EIGHT schools in Brighton and Hove have already scrapped a trial two-week half term.

The citywide experiment to make the autumn break longer went ahead in October and was intended to last two years.

It was a bid to help parents faced with holiday companies which dramatically increase their prices around school holiday dates.

Traditionally schools have one week off in October but the experiment doubled that.

But already two secondary schools and six primary schools have decided to opt out of the trial.

Cardinal Newman Catholic School in Hove was the first, saying its students were being “deprived” of teaching time in the run up to exams.

Headteacher Dr James Kilmartin told parents in a letter: “We are losing one week of prime learning time.

“Our Year 11 and Year 13 students are not in school at that time as they have finished their examinations so they are being deprived of important teaching in the run up to those public exams.

“For students in other years a two-week half term interrupts the momentum of learning which has built up since we started the school year just six weeks ago.

“The main argument for a two-week October half term is that it enables disadvantaged families to have a holiday at a lower price than they would have to pay at peak times.

“This may be so in a few cases. However many families will not be able to take advantage of this for a variety of reasons.

“Moreover, as those of us with teenage children know, school holiday periods –whether spent at home or abroad – often lead to significantly increased expenses. Many of our families will now have an unwelcome, additional, source of expense between a costly summer and a costly Christmas.”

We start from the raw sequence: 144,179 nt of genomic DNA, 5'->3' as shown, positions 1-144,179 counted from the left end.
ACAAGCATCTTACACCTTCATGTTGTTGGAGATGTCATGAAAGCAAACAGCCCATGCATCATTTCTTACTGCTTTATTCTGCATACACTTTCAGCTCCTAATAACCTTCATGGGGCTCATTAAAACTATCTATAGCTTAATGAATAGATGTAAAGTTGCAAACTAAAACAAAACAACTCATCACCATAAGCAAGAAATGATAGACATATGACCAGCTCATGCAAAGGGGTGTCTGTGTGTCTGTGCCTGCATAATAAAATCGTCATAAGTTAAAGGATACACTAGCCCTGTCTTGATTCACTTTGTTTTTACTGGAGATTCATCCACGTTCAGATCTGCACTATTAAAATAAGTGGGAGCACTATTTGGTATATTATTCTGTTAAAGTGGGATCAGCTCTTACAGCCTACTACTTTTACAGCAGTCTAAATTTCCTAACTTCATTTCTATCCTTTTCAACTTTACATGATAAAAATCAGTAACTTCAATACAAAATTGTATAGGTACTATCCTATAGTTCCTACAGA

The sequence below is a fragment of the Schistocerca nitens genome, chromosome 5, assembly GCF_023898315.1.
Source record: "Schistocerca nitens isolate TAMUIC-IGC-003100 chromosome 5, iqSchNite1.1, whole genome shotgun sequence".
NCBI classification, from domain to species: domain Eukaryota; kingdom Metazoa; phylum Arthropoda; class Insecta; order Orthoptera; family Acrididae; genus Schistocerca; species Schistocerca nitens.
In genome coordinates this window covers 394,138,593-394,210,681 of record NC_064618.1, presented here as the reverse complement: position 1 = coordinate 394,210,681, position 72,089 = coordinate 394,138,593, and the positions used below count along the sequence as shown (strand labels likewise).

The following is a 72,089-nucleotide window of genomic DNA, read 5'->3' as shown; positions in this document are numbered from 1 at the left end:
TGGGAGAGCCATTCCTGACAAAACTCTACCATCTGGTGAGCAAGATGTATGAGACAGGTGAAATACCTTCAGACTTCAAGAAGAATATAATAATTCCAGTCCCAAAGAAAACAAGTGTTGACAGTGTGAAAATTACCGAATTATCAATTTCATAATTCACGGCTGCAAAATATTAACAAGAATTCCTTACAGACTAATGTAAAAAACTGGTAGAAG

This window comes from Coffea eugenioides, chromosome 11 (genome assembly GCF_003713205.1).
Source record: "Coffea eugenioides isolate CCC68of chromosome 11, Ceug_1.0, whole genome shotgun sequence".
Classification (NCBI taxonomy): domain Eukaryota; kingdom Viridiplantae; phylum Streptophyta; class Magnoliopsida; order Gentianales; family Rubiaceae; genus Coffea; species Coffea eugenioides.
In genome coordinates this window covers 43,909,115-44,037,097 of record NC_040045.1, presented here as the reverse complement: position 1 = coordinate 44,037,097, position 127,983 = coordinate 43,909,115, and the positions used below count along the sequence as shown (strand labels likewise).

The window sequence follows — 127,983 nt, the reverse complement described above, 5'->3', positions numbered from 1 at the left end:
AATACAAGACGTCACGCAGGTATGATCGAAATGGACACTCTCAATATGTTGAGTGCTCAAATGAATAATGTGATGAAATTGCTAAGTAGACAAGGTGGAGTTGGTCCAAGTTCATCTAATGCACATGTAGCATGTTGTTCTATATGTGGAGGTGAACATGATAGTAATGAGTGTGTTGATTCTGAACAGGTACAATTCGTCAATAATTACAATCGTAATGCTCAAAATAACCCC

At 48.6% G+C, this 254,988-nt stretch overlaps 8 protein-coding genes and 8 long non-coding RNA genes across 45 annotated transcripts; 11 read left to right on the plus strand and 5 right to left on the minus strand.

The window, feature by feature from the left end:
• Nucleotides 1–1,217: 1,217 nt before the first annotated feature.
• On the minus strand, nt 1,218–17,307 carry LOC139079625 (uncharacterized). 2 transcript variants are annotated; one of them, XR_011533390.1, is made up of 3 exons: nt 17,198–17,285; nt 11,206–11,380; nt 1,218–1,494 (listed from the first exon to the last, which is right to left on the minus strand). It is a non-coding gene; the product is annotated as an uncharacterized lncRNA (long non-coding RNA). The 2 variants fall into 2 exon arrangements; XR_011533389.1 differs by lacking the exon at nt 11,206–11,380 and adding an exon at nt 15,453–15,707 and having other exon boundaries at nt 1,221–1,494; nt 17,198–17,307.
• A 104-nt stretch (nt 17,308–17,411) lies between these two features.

The school’s catchment area covers East and West Sussex and there were also concerns that parents with other children at other schools were being forced to make additional childcare arrangements.

Six Catholic primary schools followed suit, including St Mary Magdalen’s, St Joseph’s, St John the Baptist and St Bernadette’s in Brighton, Cottesmore St Mary in Hove and St Mary’s in Portslade.

Last week Church of England free school King’s School in Portslade also dropped out, calling the two-week half term “detrimental”.

A Brighton and Hove City Council spokeswoman said: “Decisions about term dates at Catholic schools are made by the schools’ governing bodies and they are under no obligation to follow dates set by the council.”

The trial introduced this year did not reduce the number of teaching days, as changes were made to the start and finish dates of the three terms.

On Monday the council launched a consultation to gather feedback from parents and schools.

The spokeswoman added: “We hope everybody interested will take part in the consultation on the two-week autumn half term break and all responses will be taken into account when councillors consider the impact of the change.”